Nitish Kumar backs Ram Nath Kovind: Bihar CM's move weakens an already fragile Opposition coalition
With his decision to support Ram Nath Kovind, Nitish Kumar refused to reduce the prestigious presidential polls to a Dalit versus Dalit contest.
Nitish Kumar's message delivered on Monday afternoon minutes after his meeting with NDA presidential candidate Ram Nath Kovind at Governor House in Patna clearly indicated where the votes of his party's MPs and MLAs were going for the 17 July polls.
The Bihar chief minister had said three noteworthy things: First, he expressed personal satisfaction and happiness over ruling NDA’s nomination of Ram Nath Kovind for the President of India; second, the Governor House of Bihar will have the honour of sending the next head of nation; third, he had conveyed his feeling to Congress president Sonia Gandhi, when she had called him to discuss BJP’s surprise announcement of a non-controversial, low-key and credible Dalit leader as their presidential nominee.
Wednesday's meet of senior party leaders convened by Nitish at his residence in Patna formally put a stamp on his “personal happiness” to meet the norms of a democratic party in a democratic polity. The move, however, is loaded with political implications.
This is a clear snub to the likes of Sonia and Rahul Gandhi, Sitaram Yechury, Mamata Banerjee, Lalu Prasad Yadav, Akhilesh Yadav who are clinging onto a desperate hope of stitching up an alliance and unite the badly mauled Opposition parties. In fact, Nitish chose to decide his own path just a day before Sonia was to chair a meeting of the grand coalition of Opposition parties to pick their candidate (with less than 38 percent of votes in the Electoral College) to challenge the NDA presidential candidate (with over 62 percent of the total votes of the Electoral College).
In a way, Nitish has pre-empted the dilemma he might have faced if Congress had fielded another Dalit candidate — Meira Kumar — the daughter of Babu Jagjivan Ram who was from Bihar. The Congress was mulling to nominate Meira as their presidential choice to keep the likes of Mayawati, who were wary opposing a Dalit presidential nominee, within their fold.
Just as Sonia and Rahul's politics has been that of family entitlement and dynastic succession, Meira too is a product of politics of entitlement which explains why she was chosen as the Speaker of Lok Sabha in 2009. Her being a Dalit and also the opportunity to become India's first woman Lok Sabha Speaker had cleared the deck for her then. These same entitlement credentials are being flaunted once again in 2017. The Congress has obviously not learnt any lessons from the political harakiri it committed after one of its leaders enthusiastically made the 'chaiwala' comment only to see Narendra Modi occupy the South Block office months later as prime minister.
With his decision to support Kovind, Nitish refused to reduce the prestigious presidential polls to a Dalit versus Dalit contest. After all, the president is the custodian of the Indian Constitution, chief commander of the three armed forces and head of the nation. The highest constitutional post can’t be seen through prism of casteist politics.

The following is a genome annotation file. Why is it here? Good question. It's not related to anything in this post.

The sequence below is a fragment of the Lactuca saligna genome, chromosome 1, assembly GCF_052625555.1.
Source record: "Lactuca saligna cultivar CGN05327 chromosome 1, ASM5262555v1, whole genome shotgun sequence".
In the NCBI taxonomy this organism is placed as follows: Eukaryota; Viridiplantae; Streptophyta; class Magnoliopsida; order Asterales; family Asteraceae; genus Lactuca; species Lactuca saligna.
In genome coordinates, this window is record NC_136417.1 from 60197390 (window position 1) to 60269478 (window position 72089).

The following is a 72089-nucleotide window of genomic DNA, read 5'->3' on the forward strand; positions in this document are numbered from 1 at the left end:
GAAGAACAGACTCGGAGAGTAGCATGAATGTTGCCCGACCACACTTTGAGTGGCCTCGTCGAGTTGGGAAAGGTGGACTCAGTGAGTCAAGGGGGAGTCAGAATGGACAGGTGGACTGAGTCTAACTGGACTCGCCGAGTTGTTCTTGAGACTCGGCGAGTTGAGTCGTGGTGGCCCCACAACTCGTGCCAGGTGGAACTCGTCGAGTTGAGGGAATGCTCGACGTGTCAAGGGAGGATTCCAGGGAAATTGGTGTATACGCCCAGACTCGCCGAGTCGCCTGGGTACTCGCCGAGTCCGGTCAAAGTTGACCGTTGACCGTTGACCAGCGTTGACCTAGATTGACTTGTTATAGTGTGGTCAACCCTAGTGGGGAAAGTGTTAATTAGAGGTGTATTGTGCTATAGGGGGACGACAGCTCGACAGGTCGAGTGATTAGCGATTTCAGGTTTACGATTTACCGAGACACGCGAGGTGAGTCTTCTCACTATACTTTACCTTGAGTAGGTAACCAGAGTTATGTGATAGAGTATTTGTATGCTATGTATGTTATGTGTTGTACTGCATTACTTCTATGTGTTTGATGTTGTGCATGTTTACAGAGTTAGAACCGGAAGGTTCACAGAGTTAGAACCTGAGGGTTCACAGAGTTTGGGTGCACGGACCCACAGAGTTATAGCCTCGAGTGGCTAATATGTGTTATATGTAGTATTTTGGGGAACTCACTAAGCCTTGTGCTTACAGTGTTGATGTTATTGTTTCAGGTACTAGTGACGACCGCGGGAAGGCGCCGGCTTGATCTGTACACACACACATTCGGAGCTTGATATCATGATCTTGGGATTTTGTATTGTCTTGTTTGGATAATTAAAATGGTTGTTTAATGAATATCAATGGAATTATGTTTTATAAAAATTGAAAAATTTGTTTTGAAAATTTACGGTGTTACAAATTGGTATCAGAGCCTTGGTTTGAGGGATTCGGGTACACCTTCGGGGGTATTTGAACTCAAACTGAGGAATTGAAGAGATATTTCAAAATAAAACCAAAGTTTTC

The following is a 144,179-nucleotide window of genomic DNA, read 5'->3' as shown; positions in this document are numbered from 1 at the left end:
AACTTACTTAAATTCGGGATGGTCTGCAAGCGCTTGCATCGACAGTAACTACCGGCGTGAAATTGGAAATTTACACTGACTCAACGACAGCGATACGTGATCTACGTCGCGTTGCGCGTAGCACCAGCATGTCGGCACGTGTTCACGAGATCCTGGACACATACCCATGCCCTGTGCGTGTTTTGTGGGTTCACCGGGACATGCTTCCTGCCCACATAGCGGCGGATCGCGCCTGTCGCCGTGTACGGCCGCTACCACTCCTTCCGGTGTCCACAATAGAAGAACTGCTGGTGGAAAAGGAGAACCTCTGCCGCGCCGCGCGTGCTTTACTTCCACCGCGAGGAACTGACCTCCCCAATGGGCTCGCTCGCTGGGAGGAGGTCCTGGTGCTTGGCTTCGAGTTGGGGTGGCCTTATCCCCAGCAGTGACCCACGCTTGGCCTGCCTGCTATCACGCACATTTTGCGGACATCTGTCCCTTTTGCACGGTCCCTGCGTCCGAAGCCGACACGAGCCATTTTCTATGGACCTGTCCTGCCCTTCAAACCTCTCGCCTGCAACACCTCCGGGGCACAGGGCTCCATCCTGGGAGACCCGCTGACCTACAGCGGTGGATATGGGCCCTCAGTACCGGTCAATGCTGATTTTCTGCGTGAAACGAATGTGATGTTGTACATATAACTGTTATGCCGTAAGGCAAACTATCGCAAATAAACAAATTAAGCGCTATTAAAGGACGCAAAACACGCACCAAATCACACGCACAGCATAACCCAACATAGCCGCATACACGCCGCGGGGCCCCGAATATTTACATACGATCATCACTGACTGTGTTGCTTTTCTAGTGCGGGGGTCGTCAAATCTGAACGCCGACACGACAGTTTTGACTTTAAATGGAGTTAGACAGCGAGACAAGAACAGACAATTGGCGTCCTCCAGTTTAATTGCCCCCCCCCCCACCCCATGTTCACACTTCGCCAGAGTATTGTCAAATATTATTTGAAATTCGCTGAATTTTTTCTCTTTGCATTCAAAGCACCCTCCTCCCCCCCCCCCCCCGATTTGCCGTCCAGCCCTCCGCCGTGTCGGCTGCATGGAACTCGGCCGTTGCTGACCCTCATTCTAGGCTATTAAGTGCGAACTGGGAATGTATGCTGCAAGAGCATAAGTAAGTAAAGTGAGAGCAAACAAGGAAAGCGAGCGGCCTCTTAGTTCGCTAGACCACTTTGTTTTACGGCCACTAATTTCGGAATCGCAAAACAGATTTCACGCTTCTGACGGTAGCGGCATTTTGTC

Nitish has also conveyed a stern message that he can't be taken for granted in the Sonia-Rahul sponsored fragile Opposition unity. His message to the Congress, the Left, TMC, RJD, SP, BSP and others is that he has a mind of his own. BJP got a taste of it in 2012 and 2013.
The Bihar chief minister's decision to stay away from the Opposition meeting has delivered a severe blow to the Congress’ machinations of uniting the Opposition. Nitish might not have good numbers in Lok Sabha and in Bihar Vidhan Sabha, but he is viewed as the only credible leader in the Opposition ranks. Without Nitish, it becomes a desperate coalition of frustrated leaders – Rahul, Lalu Prasad, Akhilesh Yadav, Mayawati, Mamata Banerjee, Kanimozhi, Yechury, D Raja etc. – who are either themselves or their other top party colleagues are under the CBI radar or are facing existential crisis in the wake of Modi’s rise.
The proposed unity for the presidential election 2017 was taken as a precursor to build a grand Opposition coalition for 2019 parliamentary election against Modi’s BJP. Nitish has dealt a blow to that plan by refusing to be a part of the coalition whose central pole is Congress. The party's vice-president continues to project that politics is only a part-time indulgence for him. Instead of being a part of the strategy meets, Rahul has chosen to spend time with his grandmother in Italy after his brief photo-op on the Rajasthan-Madhya Pradesh border.
Bihar chief minister has also refused to side with scam and benami property tainted Lalu Prasad and his family.
On 26 May, Nitish stole the thunder from Sonia'a luncheon meet. His absence made more news than the two dozen Opposition leaders who were present. Only a day later, Nitish was in Delhi to attend a lunch hosted by the prime minister in honour of visiting Indian origin Mauritian dignitary. He also had a one-on-one meeting with Modi.
Once again, Nitish chose to be seen by Modi's side rather than side with Sonia-Rahul-Lalu.
In 2012, Nitish had broken from NDA ranks and supported UPA presidential candidate Pranab Mukherjee. This time, he has distanced himself from a hypothetical UPA 3, to support the NDA presidential candidate. One can only speculate what to expect from Nitish in 2018-19.
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